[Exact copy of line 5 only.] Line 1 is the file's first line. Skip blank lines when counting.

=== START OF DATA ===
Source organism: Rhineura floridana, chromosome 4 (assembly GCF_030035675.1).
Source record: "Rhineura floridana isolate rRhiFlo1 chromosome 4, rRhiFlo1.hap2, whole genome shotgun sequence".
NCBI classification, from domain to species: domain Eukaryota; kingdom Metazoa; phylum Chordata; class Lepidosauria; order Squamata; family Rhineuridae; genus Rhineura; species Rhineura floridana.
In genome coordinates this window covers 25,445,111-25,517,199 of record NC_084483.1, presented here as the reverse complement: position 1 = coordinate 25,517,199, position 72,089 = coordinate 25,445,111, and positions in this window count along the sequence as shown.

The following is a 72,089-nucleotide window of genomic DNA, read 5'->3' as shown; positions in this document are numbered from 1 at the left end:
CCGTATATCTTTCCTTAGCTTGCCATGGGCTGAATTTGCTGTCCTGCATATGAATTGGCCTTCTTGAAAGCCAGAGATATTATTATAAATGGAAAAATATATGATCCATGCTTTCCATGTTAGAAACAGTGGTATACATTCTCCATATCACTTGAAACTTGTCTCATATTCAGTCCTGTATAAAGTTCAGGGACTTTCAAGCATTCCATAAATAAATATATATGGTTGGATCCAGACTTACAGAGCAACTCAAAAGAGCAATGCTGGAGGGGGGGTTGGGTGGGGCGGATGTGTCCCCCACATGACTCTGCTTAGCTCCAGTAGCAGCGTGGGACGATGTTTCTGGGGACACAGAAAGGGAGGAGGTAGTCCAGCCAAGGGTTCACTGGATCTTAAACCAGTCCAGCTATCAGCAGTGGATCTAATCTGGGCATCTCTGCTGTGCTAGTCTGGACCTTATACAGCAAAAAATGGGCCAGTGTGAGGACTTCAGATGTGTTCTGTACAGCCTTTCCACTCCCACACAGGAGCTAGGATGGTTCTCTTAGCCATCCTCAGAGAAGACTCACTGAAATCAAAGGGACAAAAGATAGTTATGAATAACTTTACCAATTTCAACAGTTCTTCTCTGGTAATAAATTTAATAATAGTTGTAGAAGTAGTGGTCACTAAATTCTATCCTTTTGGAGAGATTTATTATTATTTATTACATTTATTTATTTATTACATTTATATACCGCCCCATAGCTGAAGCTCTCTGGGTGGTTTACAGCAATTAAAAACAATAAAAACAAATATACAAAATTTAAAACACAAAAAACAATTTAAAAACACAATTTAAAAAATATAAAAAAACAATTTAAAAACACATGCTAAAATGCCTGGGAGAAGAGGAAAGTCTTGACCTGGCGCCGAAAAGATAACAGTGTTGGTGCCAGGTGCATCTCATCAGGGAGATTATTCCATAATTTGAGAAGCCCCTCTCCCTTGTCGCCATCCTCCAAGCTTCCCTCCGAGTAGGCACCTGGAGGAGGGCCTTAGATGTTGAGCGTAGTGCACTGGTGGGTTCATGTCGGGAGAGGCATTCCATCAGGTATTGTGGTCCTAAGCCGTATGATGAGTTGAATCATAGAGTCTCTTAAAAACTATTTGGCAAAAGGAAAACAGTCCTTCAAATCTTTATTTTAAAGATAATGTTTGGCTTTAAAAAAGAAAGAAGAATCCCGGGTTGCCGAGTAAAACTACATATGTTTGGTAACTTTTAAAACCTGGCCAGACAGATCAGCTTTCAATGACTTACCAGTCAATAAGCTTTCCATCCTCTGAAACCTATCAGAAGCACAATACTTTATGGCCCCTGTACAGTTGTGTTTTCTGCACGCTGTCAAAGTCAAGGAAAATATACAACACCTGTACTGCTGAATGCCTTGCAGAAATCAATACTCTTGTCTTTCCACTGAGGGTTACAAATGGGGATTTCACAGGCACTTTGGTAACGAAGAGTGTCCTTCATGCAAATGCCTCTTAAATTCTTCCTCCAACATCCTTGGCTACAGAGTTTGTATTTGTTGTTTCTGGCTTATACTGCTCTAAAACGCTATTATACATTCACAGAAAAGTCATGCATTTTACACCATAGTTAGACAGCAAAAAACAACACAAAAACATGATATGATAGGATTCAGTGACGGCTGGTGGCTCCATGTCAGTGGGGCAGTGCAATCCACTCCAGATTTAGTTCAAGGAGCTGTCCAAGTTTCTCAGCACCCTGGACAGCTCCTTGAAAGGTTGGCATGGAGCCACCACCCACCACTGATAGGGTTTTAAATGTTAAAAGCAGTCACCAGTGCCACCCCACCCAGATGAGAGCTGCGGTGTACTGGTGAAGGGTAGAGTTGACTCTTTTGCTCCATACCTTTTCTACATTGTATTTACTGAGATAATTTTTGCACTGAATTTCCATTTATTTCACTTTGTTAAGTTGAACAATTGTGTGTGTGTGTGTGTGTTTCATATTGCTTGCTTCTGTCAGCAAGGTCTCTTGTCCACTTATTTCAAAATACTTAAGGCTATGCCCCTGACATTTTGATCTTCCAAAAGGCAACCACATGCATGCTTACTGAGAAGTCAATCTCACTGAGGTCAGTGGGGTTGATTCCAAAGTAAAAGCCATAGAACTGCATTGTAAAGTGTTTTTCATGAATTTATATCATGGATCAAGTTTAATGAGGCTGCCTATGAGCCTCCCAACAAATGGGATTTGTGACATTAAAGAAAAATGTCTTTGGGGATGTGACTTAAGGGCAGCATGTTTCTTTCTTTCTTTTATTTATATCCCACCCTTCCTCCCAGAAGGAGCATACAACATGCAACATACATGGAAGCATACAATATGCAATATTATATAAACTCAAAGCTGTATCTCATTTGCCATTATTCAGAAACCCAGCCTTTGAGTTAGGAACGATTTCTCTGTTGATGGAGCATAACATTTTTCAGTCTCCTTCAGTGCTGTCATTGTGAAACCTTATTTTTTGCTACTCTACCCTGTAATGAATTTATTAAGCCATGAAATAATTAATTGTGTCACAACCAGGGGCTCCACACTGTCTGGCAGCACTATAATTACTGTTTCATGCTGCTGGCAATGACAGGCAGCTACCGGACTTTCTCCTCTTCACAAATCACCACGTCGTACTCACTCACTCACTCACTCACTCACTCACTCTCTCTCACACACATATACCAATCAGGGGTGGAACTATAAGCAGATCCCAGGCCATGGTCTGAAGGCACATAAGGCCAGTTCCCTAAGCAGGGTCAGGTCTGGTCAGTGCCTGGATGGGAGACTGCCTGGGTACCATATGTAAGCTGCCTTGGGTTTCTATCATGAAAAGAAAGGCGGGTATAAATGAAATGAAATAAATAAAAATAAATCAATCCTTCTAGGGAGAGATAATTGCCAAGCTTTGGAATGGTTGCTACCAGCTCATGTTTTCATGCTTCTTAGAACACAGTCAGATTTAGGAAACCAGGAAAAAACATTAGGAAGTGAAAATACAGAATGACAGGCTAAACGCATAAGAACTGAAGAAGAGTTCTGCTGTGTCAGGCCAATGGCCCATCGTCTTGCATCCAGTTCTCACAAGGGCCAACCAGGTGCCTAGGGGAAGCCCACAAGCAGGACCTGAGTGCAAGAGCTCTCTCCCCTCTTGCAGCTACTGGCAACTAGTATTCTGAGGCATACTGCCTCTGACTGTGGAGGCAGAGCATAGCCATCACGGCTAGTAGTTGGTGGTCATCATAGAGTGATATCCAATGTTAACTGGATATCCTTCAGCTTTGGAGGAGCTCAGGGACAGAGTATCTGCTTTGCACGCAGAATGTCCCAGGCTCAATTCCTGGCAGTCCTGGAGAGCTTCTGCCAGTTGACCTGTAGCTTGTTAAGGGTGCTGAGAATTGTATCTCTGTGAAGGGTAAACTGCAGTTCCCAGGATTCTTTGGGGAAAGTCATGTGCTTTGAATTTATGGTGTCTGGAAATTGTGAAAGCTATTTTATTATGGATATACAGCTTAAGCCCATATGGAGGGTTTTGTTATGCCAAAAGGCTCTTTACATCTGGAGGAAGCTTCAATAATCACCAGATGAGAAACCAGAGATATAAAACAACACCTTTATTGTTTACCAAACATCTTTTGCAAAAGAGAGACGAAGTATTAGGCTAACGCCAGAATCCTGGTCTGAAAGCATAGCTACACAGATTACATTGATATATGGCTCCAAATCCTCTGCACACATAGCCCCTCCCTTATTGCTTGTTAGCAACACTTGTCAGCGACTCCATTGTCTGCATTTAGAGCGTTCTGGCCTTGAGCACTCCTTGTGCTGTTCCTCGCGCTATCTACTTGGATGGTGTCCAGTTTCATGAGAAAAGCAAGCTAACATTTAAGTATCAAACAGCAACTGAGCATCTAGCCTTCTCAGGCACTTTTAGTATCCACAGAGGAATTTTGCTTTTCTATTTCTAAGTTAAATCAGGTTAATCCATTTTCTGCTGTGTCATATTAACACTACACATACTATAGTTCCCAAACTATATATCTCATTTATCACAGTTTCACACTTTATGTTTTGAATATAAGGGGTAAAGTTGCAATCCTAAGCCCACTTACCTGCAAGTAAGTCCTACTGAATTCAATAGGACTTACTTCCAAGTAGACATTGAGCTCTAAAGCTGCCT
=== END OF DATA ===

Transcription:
The following is a 72,089-nucleotide window of genomic DNA, read 5'->3' as shown; positions in this document are numbered from 1 at the left end: